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Megahertz

epoll troubles [Solved]

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Ugh. I hate having to post my code on here to get help with whats going on, but I've just not been able to find the problem. Basically heres whats going on. I've written a few hundred line epoll server (Fedora Core 4) that listens for connections, accepts them, and continues to recieve data on them until i shut down the client. The client program (Windows XP) does nothing more than create a given number of clients, connects them to the server and at a given interval (5 times a second atm) sends a 512 byte packet to the server. When I first start up the server and start up the client program everything is fine. Everything connnects, no errors on either side and the clients merrily start sending their packets to the server. However at some random time usally about 20-30 seconds after the client starts sending packets the last 1-5 (so far) clients in the list start blocking on their send calls. At first I was using non-blocking sockets on the sending side, hey if a socket blocks for a few ms, no biggie. Problem is that it would block almost indefintley. After getting this problem I switched to non-blocking sockets for the client. As expected I now get WSAEWOULDBLOCK errors where previously I blocked. Ok, thats fine, however now with the non-blocking code I get inconsistencies with which of those last 1-5 sockets actually give a WSAEWOULDBLOCK error. Ok thats sorta fine too, except it contradicts the previous behavior of when a socket would block, it would stay blocked. I've got no idea what its waiting on....for so long!? Ok heres the kicker, I changed out the CTestServer::Run() method (will be posted below) of the server and converted just that method over to use select rather than epoll and I have absolutely no issues with the sockets. No blocking, I got a shower, went and got food and came back and it was still purring along. In any event, heres the code for the meat of the server, I can post more should there be a request, but if theres a problem. I'll bet its here. Thanks in advance for any help. -=[ Megahertz ]=-
int CTestServer::Run()
{
	
	// Create our epoll file descriptor
    const int max_events = 1024;
    int epoll_fd = epoll_create(max_events);
    if (epoll_fd == -1) {
		printf("epoll_create\n");
		return 0;
    }
    
    // Add our server fd to the epoll event loop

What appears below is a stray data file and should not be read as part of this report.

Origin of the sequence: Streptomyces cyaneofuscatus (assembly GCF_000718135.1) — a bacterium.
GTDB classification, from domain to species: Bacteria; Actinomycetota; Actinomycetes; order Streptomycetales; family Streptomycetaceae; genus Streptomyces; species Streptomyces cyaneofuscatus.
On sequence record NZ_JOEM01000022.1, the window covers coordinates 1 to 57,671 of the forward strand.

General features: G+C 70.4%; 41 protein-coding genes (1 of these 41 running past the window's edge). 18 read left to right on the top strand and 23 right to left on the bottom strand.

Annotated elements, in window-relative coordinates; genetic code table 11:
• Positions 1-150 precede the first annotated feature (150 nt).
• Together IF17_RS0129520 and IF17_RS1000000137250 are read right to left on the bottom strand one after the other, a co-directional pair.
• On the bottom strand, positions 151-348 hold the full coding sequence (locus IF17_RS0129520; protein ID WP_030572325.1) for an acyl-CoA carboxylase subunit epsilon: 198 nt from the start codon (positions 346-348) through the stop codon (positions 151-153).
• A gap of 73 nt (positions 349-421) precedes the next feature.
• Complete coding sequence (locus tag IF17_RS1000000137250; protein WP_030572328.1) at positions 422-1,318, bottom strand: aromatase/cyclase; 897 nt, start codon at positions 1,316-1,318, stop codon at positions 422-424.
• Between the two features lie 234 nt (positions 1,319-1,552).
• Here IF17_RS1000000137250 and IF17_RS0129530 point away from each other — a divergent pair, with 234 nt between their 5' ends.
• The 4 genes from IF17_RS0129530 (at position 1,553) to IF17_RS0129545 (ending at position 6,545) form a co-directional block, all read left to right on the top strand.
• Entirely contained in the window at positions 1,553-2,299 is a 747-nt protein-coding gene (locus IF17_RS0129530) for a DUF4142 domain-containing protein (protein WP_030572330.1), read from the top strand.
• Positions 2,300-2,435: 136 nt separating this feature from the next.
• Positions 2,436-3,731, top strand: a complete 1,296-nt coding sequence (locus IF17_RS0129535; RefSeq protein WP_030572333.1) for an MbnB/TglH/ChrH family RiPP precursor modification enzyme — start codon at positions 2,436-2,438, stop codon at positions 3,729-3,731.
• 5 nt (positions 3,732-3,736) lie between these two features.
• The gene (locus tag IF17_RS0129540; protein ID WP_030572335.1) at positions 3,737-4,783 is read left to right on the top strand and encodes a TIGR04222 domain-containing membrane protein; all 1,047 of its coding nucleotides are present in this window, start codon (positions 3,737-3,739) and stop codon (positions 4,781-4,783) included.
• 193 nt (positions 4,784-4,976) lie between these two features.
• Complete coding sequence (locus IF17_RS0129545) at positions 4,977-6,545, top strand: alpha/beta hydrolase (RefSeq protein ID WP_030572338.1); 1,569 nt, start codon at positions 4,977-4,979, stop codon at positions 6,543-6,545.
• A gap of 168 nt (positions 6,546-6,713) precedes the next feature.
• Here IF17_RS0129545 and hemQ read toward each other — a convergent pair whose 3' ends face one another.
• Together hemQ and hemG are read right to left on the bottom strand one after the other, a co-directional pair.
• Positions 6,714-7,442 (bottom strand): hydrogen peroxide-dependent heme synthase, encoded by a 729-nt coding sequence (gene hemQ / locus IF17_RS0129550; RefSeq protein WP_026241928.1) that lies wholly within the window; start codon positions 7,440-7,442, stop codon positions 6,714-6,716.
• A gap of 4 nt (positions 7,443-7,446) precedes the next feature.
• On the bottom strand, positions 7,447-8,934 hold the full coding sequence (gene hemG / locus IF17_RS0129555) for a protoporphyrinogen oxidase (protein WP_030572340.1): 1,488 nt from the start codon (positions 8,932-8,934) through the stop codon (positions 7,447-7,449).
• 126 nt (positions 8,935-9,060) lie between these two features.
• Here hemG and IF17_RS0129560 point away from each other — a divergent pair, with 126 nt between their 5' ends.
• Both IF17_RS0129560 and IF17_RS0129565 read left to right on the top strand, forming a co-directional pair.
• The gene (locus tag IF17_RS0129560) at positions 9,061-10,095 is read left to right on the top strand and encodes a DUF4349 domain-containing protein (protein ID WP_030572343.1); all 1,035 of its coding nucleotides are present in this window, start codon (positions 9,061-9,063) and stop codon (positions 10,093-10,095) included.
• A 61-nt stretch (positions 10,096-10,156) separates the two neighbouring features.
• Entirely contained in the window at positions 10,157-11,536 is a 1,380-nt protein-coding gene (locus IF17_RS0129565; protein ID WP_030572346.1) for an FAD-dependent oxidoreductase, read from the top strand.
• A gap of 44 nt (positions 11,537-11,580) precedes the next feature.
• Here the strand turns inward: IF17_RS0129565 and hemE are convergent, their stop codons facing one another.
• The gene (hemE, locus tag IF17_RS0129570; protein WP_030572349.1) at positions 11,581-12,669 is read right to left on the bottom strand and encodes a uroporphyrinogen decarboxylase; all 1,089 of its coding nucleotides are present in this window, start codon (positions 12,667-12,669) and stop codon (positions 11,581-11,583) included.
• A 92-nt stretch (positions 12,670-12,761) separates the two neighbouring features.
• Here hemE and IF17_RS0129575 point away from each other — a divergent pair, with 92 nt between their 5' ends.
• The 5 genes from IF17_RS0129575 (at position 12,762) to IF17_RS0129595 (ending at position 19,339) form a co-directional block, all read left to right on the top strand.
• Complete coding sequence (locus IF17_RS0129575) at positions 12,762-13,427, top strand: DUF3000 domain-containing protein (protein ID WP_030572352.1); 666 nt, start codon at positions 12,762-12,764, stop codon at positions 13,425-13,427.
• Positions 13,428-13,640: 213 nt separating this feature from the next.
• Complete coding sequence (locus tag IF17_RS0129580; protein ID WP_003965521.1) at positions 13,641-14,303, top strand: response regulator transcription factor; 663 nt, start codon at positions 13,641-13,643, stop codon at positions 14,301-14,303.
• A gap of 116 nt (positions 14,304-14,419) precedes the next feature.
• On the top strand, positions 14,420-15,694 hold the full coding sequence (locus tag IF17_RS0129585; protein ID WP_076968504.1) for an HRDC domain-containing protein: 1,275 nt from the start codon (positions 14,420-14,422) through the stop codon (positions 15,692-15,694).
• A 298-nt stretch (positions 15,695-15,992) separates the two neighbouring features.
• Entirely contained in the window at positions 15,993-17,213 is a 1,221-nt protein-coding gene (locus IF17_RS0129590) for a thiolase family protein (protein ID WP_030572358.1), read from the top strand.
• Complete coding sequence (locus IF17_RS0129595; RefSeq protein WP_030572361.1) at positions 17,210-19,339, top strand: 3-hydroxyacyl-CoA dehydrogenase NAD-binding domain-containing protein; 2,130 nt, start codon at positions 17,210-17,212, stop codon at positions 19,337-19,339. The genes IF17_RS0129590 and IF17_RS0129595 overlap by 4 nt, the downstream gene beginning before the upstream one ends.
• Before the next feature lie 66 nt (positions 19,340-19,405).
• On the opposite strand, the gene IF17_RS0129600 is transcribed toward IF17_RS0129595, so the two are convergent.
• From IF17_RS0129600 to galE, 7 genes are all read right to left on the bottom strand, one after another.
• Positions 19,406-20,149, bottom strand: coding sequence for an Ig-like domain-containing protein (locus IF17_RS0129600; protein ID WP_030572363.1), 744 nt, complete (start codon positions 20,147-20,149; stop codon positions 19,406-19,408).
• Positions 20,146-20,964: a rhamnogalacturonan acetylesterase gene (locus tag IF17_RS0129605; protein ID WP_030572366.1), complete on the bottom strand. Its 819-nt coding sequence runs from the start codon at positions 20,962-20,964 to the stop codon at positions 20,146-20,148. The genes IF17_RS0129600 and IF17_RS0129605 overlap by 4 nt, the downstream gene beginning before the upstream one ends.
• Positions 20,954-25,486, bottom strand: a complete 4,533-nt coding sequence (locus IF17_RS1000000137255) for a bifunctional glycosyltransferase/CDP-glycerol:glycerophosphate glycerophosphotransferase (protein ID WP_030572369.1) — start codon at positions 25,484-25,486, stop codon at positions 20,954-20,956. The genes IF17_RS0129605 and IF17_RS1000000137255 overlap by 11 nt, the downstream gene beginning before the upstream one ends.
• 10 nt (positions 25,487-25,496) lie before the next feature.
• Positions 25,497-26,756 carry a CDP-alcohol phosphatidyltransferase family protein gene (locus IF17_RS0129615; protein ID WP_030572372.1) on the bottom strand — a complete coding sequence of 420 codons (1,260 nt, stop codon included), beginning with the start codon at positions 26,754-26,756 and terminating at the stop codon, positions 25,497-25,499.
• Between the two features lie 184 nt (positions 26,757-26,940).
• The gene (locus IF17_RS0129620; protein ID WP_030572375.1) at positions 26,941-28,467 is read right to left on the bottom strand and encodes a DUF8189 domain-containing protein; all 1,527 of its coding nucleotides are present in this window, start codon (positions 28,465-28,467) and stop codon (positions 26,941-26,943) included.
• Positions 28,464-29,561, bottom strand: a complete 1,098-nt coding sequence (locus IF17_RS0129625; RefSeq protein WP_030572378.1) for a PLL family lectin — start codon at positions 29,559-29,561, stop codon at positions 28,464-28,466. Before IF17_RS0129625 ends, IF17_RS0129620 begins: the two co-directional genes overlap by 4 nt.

struct epoll_event event;
    event.events = EPOLLIN | EPOLLERR | EPOLLHUP | EPOLLET;
    event.data.fd = listener->GetSocket();
    if (epoll_ctl(epoll_fd, EPOLL_CTL_ADD, listener->GetSocket(), &event) == -1) {
		printf("epoll_ctl\n");
		return 0;
    }
    int conncount=0; 
   	printf("Waiting....\n");

	struct epoll_event events[max_events];
    // Execute the epoll event loop
    while (true) {

		
		//wait for something to happen
		int num_fds = epoll_wait(epoll_fd, events, max_events, -1);
		
		
		// loop through all the fds that had activity
		for (int i = 0; i < num_fds; i++) {
			
		    // Case 1: Error condition
		    if (events[i].events & (EPOLLHUP | EPOLLERR)) {
				printf("epoll: EPOLLERR");
				close(events[i].data.fd);
				return 0; //just a test to see if it should bail out.
				//continue;
		    }
		    assert(events[i].events & EPOLLIN);

		    // Case 2: Our server is receiving a connection
		    if (events[i].data.fd == listener->GetSocket()) {
				struct sockaddr remote_addr;
				socklen_t addr_size = sizeof(remote_addr);
				int connection = accept(listener->GetSocket(), &remote_addr, &addr_size);
				if (connection == -1) {
				    if (errno != EAGAIN && errno != EWOULDBLOCK) {
						printf("accept error\n");
					}
					return 0;
				}	
					
				// Add the connection to our epoll loop
				event.data.fd = connection;
				if (epoll_ctl(epoll_fd, EPOLL_CTL_ADD, connection, &event) == -1) {
				    printf("epoll_ctl\n");
				    return 0;
				}
				printf("New Connection! %d\n",conncount++);
				continue;
		    }
	    


		    // Case 3: One of our existing connections has read data 
	
			char buf[5120];
			memset(buf,0,5120);
			int bytes = recv(events[i].data.fd,&buf,5120,0);